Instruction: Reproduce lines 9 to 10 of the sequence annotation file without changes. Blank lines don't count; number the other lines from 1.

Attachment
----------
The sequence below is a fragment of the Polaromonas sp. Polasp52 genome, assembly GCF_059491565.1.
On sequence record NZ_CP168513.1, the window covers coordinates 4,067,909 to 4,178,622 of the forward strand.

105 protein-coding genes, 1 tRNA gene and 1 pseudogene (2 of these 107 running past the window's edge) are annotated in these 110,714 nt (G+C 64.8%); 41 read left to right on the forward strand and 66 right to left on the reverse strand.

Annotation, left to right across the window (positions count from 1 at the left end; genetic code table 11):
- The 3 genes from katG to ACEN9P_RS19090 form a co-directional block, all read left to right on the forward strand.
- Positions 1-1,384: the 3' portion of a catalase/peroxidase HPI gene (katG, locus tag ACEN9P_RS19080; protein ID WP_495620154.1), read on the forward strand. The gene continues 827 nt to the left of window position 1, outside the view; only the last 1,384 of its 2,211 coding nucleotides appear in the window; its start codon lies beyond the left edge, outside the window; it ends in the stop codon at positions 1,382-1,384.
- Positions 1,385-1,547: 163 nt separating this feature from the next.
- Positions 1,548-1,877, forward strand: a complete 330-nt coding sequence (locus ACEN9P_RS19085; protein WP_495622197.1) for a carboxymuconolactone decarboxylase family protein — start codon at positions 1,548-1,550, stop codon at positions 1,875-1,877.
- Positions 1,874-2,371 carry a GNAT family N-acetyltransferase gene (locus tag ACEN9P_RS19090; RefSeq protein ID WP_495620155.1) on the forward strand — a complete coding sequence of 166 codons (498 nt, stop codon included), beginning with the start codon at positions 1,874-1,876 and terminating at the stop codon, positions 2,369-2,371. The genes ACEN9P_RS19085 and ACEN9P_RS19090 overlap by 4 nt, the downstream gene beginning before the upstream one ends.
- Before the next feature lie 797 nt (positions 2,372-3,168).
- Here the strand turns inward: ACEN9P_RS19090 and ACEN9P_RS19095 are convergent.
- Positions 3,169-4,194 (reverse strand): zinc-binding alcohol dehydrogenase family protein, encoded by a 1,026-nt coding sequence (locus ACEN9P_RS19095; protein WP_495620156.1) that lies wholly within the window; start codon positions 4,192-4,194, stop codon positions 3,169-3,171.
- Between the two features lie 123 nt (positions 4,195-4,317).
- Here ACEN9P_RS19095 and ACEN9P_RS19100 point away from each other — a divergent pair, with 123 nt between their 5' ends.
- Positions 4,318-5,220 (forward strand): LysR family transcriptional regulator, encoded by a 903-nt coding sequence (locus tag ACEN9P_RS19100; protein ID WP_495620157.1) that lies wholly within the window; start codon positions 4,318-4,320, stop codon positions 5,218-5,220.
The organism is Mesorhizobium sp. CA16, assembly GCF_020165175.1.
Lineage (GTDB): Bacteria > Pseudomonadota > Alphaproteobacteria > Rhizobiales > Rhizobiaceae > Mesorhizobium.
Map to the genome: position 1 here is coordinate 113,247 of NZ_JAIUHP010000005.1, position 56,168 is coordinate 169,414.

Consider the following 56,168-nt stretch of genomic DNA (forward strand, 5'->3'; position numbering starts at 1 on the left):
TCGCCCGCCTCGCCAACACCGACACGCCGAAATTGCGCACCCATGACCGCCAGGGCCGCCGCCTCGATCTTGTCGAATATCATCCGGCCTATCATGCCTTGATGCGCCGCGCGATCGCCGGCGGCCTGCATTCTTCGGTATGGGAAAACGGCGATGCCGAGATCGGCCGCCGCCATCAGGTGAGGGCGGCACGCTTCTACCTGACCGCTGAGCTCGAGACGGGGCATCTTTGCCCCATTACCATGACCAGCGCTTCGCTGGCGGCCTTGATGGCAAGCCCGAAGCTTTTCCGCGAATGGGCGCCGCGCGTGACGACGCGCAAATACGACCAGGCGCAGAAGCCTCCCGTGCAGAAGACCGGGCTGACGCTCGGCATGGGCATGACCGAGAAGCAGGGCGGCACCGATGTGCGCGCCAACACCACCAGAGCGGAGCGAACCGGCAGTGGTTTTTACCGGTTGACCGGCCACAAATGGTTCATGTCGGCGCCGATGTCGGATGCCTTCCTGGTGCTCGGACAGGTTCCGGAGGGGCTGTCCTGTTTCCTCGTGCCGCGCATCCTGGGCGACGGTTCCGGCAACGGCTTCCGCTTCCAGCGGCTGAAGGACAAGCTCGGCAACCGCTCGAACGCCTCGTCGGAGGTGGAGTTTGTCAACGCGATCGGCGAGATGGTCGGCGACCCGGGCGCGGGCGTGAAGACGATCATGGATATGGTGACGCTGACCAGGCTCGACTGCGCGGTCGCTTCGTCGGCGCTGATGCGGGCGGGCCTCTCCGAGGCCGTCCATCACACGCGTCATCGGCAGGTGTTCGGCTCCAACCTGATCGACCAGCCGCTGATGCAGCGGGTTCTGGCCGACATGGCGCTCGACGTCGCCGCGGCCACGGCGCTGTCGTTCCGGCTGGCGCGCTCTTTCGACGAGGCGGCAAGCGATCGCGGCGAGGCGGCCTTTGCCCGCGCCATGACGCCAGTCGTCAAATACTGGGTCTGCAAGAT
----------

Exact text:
- Positions 1,874-2,371 carry a GNAT family N-acetyltransferase gene (locus tag ACEN9P_RS19090; RefSeq protein ID WP_495620155.1) on the forward strand — a complete coding sequence of 166 codons (498 nt, stop codon included), beginning with the start codon at positions 1,874-1,876 and terminating at the stop codon, positions 2,369-2,371. The genes ACEN9P_RS19085 and ACEN9P_RS19090 overlap by 4 nt, the downstream gene beginning before the upstream one ends.
- Before the next feature lie 797 nt (positions 2,372-3,168).